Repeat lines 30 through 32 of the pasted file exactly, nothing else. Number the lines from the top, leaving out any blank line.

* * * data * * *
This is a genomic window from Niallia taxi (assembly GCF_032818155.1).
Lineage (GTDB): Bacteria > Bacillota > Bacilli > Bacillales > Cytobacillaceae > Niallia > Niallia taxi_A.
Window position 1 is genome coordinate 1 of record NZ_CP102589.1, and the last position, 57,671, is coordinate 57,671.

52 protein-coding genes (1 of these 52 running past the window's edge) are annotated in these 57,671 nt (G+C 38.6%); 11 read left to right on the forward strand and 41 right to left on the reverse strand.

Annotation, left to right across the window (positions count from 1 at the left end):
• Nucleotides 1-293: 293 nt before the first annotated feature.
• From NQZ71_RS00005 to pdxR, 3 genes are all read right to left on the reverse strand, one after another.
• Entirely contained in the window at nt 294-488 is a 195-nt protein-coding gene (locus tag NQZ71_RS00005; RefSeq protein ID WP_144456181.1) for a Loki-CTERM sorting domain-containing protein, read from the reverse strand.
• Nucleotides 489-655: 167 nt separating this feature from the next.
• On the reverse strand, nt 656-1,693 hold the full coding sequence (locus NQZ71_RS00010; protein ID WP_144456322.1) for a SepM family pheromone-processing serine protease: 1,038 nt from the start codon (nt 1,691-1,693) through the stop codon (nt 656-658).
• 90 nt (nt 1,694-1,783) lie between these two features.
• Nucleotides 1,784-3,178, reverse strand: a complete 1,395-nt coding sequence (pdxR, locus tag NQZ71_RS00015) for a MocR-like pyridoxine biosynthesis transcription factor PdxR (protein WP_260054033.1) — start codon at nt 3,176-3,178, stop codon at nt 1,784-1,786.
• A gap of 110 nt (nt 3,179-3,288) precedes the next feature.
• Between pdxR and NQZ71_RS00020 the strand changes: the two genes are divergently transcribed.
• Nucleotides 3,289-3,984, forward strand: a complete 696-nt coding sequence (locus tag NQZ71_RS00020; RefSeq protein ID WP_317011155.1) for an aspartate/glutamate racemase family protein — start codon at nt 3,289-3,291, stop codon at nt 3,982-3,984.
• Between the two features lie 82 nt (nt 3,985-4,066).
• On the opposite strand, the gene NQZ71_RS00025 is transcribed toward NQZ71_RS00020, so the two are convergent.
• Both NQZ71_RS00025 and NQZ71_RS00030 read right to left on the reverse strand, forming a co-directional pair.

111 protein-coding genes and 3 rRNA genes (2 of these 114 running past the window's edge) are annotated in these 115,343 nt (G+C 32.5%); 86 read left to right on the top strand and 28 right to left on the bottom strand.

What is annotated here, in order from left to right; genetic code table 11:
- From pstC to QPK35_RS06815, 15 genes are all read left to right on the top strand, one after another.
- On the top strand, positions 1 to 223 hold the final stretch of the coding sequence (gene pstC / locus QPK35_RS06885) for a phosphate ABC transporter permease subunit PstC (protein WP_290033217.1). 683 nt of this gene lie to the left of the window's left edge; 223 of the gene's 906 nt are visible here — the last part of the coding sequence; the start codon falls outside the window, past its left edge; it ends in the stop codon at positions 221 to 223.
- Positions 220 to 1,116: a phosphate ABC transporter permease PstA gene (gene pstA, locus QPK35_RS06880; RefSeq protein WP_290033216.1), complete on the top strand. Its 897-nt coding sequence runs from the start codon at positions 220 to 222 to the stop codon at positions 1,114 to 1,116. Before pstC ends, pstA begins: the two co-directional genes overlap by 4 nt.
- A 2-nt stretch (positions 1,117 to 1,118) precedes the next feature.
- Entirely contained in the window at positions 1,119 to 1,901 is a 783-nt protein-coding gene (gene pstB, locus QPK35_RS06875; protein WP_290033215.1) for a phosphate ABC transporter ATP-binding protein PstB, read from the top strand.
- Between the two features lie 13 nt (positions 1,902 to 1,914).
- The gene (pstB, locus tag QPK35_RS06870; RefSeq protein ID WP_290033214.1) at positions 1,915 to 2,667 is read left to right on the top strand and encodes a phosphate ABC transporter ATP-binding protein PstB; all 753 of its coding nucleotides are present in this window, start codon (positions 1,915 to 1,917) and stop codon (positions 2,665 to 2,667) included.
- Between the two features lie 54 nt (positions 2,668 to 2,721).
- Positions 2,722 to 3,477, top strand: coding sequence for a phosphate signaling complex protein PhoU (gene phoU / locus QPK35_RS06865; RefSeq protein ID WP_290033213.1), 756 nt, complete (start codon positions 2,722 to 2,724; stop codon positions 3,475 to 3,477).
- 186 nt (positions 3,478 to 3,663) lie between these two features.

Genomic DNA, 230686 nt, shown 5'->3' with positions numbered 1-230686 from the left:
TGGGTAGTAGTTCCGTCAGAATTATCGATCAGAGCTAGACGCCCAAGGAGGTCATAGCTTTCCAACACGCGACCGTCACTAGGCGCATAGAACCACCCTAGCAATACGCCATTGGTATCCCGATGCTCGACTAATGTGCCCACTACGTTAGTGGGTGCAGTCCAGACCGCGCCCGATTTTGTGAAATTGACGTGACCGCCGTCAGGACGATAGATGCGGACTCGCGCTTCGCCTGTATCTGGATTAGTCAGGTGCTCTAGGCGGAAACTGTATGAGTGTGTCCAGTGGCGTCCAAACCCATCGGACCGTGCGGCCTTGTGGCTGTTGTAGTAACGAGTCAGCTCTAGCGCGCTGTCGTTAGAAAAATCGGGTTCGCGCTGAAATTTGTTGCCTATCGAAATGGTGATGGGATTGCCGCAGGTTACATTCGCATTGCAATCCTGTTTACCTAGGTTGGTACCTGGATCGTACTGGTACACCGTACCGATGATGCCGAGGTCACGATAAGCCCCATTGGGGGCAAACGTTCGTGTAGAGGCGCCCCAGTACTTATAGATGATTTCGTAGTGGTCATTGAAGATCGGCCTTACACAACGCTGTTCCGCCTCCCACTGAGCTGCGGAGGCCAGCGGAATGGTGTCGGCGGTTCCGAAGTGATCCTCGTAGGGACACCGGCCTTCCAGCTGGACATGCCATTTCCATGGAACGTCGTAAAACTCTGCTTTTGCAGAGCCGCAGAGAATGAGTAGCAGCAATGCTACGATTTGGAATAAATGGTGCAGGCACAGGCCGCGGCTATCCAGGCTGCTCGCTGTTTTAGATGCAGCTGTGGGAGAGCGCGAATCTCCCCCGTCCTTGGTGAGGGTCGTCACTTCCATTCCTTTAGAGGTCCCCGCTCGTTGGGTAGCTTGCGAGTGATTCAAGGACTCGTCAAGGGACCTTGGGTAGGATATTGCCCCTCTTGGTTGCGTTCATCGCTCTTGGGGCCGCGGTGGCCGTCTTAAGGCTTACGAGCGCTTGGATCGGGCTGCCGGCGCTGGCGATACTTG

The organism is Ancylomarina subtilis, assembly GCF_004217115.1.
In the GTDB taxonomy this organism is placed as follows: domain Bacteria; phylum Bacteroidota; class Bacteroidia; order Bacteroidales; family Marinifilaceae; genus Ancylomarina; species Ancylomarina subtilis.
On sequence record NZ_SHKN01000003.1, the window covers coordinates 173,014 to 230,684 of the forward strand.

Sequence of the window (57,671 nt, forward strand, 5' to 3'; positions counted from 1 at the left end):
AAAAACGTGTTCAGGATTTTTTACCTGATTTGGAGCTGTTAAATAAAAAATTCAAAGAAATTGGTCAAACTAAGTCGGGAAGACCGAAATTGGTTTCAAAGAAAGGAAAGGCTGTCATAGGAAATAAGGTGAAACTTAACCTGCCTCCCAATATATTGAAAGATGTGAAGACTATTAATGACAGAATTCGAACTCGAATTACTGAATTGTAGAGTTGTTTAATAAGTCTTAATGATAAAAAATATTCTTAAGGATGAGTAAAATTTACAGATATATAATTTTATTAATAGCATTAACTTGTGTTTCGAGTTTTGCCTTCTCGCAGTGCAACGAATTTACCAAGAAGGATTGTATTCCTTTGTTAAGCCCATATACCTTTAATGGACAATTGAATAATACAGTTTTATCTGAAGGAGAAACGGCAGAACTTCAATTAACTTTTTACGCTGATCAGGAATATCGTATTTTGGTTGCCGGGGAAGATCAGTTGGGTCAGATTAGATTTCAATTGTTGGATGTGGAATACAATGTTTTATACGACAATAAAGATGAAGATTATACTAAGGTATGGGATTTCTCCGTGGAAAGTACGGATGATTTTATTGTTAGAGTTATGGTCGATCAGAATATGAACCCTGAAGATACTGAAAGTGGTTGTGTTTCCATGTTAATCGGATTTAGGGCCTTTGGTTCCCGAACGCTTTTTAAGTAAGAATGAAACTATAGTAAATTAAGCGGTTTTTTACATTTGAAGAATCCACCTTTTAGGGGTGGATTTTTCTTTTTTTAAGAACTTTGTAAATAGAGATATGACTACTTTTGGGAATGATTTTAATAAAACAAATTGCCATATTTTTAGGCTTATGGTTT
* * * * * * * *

- 186 nt (positions 3,478 to 3,663) lie between these two features.

Genomic DNA, 230686 nt, shown 5'->3' with positions numbered 1-230686 from the left:
TGGGTAGTAGTTCCGTCAGAATTATCGATCAGAGCTAGACGCCCAAGGAGGTCATAGCTTTCCAACACGCGACCGTCACTAGGCGCATAGAACCACCCTAGCAATACGCCATTGGTATCCCGATGCTCGACTAATGTGCCCACTACGTTAGTGGGTGCAGTCCAGACCGCGCCCGATTTTGTGAAATTGACGTGACCGCCGTCAGGACGATAGATGCGGACTCGCGCTTCGCCTGTATCTGGATTAGTCAGGTGCTCTAGGCGGAAACTGTATGAGTGTGTCCAGTGGCGTCCAAACCCATCGGACCGTGCGGCCTTGTGGCTGTTGTAGTAACGAGTCAGCTCTAGCGCGCTGTCGTTAGAAAAATCGGGTTCGCGCTGAAATTTGTTGCCTATCGAAATGGTGATGGGATTGCCGCAGGTTACATTCGCATTGCAATCCTGTTTACCTAGGTTGGTACCTGGATCGTACTGGTACACCGTACCGATGATGCCGAGGTCACGATAAGCCCCATTGGGGGCAAACGTTCGTGTAGAGGCGCCCCAGTACTTATAGATGATTTCGTAGTGGTCATTGAAGATCGGCCTTACACAACGCTGTTCCGCCTCCCACTGAGCTGCGGAGGCCAGCGGAATGGTGTCGGCGGTTCCGAAGTGATCCTCGTAGGGACACCGGCCTTCCAGCTGGACATGCCATTTCCATGGAACGTCGTAAAACTCTGCTTTTGCAGAGCCGCAGAGAATGAGTAGCAGCAATGCTACGATTTGGAATAAATGGTGCAGGCACAGGCCGCGGCTATCCAGGCTGCTCGCTGTTTTAGATGCAGCTGTGGGAGAGCGCGAATCTCCCCCGTCCTTGGTGAGGGTCGTCACTTCCATTCCTTTAGAGGTCCCCGCTCGTTGGGTAGCTTGCGAGTGATTCAAGGACTCGTCAAGGGACCTTGGGTAGGATATTGCCCCTCTTGGTTGCGTTCATCGCTCTTGGGGCCGCGGTGGCCGTCTTAAGGCTTACGAGCGCTTGGATCGGGCTGCCGGCGCTGGCGATACTTG